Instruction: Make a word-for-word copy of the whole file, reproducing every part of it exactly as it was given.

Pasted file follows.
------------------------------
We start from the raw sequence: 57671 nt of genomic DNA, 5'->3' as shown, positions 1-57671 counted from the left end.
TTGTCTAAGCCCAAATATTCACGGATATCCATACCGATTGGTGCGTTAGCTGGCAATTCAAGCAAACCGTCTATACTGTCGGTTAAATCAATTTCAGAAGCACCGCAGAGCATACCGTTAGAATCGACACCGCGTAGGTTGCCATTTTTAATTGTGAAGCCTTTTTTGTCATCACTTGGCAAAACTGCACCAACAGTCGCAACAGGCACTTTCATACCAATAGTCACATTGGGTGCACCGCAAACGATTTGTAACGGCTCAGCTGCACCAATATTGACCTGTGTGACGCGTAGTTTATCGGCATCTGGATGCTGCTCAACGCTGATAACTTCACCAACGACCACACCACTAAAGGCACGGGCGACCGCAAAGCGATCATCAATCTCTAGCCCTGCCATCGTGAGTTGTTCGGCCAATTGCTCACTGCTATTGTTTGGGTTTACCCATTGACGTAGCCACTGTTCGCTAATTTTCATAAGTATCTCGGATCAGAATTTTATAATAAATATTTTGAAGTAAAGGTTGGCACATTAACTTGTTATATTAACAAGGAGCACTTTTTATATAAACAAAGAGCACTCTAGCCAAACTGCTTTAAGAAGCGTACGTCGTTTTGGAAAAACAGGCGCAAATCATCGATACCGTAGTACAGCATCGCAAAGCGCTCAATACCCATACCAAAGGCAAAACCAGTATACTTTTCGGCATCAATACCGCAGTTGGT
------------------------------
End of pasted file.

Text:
We start from the raw sequence: 57671 nt of genomic DNA, 5'->3' as shown, positions 1-57671 counted from the left end.
TTGTCTAAGCCCAAATATTCACGGATATCCATACCGATTGGTGCGTTAGCTGGCAATTCAAGCAAACCGTCTATACTGTCGGTTAAATCAATTTCAGAAGCACCGCAGAGCATACCGTTAGAATCGACACCGCGTAGGTTGCCATTTTTAATTGTGAAGCCTTTTTTGTCATCACTTGGCAAAACTGCACCAACAGTCGCAACAGGCACTTTCATACCAATAGTCACATTGGGTGCACCGCAAACGATTTGTAACGGCTCAGCTGCACCAATATTGACCTGTGTGACGCGTAGTTTATCGGCATCTGGATGCTGCTCAACGCTGATAACTTCACCAACGACCACACCACTAAAGGCACGGGCGACCGCAAAGCGATCATCAATCTCTAGCCCTGCCATCGTGAGTTGTTCGGCCAATTGCTCACTGCTATTGTTTGGGTTTACCCATTGACGTAGCCACTGTTCGCTAATTTTCATAAGTATCTCGGATCAGAATTTTATAATAAATATTTTGAAGTAAAGGTTGGCACATTAACTTGTTATATTAACAAGGAGCACTTTTTATATAAACAAAGAGCACTCTAGCCAAACTGCTTTAAGAAGCGTACGTCGTTTTGGAAAAACAGGCGCAAATCATCGATACCGTAGTACAGCATCGCAAAGCGCTCAATACCCATACCAAAGGCAAAACCAGTATACTTTTCGGCATCAATACCGCAGTTGGT